When I heard that the theme of this year’s London Chess Conference was going to be ‘Chess and Female Empowerment,’ I wanted to be there. I didn’t know what chess and female empowerment was, exactly, but it sounded intriguing. The organisers accepted my proposal to give a talk called ‘Chess is My Passport’, about how chess had taken me all over the world and brought me into contact with interesting people, who sometimes gave me non-chess career opportunities.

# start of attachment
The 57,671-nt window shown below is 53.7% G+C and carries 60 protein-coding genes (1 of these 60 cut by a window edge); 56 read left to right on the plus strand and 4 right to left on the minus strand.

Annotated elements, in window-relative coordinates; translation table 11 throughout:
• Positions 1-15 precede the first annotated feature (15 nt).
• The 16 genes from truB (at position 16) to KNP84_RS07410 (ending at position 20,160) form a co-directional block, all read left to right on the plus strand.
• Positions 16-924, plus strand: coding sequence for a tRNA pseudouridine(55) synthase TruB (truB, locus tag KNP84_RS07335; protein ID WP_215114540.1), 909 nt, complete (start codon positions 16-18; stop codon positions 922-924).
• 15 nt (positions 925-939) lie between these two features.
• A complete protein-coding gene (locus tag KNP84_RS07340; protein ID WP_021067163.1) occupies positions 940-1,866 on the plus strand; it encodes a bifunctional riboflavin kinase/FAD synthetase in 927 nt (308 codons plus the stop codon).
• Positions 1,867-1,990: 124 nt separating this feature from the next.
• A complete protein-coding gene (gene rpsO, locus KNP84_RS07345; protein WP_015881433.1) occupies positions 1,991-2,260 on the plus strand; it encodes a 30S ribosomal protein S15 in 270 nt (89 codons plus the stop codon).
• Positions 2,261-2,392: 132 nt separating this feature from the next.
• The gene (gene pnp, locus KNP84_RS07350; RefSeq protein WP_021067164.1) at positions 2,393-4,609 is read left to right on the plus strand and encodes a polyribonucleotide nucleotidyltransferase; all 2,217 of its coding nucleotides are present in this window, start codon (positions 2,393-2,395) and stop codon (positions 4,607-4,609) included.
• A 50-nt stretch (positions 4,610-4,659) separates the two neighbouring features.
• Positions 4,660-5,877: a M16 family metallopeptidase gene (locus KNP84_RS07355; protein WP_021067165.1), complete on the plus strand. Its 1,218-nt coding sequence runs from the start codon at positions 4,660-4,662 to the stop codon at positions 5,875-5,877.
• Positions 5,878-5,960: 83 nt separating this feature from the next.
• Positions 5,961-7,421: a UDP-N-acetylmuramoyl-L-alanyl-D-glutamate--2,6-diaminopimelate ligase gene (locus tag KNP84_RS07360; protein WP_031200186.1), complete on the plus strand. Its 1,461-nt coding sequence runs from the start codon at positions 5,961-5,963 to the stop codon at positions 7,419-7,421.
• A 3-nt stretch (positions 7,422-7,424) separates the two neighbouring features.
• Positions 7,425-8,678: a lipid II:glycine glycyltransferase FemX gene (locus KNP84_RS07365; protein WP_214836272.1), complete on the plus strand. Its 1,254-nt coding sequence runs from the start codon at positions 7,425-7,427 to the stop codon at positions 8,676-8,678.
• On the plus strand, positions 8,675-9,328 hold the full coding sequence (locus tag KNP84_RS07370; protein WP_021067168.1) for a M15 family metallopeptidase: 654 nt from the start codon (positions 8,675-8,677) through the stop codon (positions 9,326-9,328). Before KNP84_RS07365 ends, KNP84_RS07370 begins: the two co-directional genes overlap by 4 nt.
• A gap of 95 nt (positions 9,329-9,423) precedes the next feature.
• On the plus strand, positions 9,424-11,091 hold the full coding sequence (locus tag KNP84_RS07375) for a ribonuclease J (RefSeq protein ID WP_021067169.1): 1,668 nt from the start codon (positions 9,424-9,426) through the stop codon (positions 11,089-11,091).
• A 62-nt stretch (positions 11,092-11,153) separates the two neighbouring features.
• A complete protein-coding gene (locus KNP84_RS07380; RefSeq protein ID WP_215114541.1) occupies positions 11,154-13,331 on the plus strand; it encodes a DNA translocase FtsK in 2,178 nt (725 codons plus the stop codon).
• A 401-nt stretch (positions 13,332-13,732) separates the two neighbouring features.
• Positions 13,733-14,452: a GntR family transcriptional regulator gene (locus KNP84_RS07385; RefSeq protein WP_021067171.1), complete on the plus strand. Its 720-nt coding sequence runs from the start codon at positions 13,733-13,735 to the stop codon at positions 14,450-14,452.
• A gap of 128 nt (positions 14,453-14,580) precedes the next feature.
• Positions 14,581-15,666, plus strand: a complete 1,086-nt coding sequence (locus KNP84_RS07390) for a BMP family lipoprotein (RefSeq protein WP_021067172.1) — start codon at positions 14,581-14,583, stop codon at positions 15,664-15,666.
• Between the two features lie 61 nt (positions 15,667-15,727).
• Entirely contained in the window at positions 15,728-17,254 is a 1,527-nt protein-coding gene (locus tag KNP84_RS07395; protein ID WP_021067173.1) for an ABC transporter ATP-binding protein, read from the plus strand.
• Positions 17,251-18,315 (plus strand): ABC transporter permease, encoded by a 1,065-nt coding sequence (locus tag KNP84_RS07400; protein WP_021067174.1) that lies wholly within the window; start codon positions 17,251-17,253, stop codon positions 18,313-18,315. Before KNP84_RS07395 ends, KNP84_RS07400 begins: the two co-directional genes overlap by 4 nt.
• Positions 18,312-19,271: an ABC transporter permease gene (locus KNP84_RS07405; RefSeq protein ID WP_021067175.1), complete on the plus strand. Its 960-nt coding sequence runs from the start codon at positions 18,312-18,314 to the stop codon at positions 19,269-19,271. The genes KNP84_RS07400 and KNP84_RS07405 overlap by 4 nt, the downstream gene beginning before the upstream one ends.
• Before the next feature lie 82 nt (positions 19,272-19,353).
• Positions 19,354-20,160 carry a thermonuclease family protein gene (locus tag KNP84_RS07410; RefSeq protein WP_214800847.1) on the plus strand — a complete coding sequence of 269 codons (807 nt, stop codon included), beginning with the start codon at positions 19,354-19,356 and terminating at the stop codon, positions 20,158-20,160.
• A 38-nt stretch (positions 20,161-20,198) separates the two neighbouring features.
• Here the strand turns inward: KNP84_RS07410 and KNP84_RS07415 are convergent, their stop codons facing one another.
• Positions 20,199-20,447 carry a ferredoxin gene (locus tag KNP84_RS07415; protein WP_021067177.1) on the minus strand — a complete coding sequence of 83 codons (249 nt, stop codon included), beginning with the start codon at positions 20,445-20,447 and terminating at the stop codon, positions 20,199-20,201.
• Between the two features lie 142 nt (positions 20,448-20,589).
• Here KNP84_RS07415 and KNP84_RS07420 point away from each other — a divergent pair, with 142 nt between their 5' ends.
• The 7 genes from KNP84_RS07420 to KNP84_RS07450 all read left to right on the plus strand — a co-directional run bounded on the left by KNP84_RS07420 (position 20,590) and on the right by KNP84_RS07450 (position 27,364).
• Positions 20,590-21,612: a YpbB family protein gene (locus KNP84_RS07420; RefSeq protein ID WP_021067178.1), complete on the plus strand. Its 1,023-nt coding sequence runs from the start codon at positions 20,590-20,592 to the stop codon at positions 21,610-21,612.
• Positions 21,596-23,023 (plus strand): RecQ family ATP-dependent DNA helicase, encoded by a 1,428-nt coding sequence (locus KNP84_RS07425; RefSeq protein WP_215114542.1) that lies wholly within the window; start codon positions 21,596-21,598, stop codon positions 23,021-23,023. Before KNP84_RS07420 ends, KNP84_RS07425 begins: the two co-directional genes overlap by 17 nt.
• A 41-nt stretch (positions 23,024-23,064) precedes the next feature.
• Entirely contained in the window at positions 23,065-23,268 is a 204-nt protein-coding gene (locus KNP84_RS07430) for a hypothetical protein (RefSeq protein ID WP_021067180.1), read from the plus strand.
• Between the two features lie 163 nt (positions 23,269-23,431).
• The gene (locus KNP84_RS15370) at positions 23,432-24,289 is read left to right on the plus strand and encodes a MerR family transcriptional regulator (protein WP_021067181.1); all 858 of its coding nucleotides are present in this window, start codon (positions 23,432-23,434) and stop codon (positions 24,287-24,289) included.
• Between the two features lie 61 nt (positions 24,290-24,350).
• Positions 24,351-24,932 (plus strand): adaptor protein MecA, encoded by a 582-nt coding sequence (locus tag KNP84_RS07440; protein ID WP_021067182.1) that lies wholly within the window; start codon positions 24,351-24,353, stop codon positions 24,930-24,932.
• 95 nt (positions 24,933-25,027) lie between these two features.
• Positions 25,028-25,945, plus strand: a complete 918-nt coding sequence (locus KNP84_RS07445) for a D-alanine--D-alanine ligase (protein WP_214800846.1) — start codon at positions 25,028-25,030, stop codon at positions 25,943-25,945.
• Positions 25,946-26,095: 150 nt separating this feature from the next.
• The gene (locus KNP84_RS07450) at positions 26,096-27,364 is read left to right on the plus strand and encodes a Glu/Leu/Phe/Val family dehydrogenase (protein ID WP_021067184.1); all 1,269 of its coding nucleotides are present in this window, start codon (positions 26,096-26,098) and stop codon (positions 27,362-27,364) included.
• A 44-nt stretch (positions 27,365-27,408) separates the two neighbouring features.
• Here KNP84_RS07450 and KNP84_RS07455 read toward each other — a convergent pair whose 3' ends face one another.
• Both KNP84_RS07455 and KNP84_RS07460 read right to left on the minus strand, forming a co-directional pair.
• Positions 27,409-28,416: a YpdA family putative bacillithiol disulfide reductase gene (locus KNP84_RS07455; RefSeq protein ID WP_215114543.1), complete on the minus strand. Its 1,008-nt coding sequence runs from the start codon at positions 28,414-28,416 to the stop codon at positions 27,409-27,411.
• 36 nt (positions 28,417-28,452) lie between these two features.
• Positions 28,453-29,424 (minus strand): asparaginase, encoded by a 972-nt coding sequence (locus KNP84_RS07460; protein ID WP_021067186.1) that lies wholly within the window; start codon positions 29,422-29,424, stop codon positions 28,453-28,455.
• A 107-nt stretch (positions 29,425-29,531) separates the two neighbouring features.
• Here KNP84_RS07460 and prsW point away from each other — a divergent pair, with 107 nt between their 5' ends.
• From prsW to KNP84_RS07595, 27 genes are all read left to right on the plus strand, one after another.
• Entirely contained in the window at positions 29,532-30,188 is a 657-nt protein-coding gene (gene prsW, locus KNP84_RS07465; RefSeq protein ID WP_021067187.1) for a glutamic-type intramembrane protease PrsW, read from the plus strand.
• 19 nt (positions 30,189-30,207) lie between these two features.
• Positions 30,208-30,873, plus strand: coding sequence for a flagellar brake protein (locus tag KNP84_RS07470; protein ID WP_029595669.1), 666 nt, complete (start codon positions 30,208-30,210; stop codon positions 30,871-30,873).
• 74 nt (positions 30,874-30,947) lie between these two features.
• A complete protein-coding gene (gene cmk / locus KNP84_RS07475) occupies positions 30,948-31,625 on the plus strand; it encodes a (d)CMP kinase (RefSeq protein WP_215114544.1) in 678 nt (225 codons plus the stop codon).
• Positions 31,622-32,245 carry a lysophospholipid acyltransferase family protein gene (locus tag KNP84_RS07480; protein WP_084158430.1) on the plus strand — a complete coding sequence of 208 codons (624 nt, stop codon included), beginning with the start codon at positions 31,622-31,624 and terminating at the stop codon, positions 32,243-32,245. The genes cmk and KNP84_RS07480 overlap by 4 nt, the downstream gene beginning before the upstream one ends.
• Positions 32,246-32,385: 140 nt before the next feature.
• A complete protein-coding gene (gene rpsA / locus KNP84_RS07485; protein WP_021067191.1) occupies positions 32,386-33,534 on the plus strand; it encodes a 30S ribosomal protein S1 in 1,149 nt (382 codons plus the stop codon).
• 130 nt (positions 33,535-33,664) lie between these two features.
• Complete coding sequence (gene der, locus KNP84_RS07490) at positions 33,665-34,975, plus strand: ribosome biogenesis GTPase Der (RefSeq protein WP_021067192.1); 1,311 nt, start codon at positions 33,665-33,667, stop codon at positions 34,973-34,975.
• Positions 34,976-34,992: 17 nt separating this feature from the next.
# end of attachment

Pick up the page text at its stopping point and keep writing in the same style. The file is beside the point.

Once the other opening talks were under way I started to feel that I hadn’t taken the subject seriously enough. Other speakers had devoted years to bringing more girls into chess. I had only tried to get my daughter to play chess at primary school, and she gave up. But that makes her one of the majority of girls who try chess and give up at age 11, as we learned from the presentations. The question was why?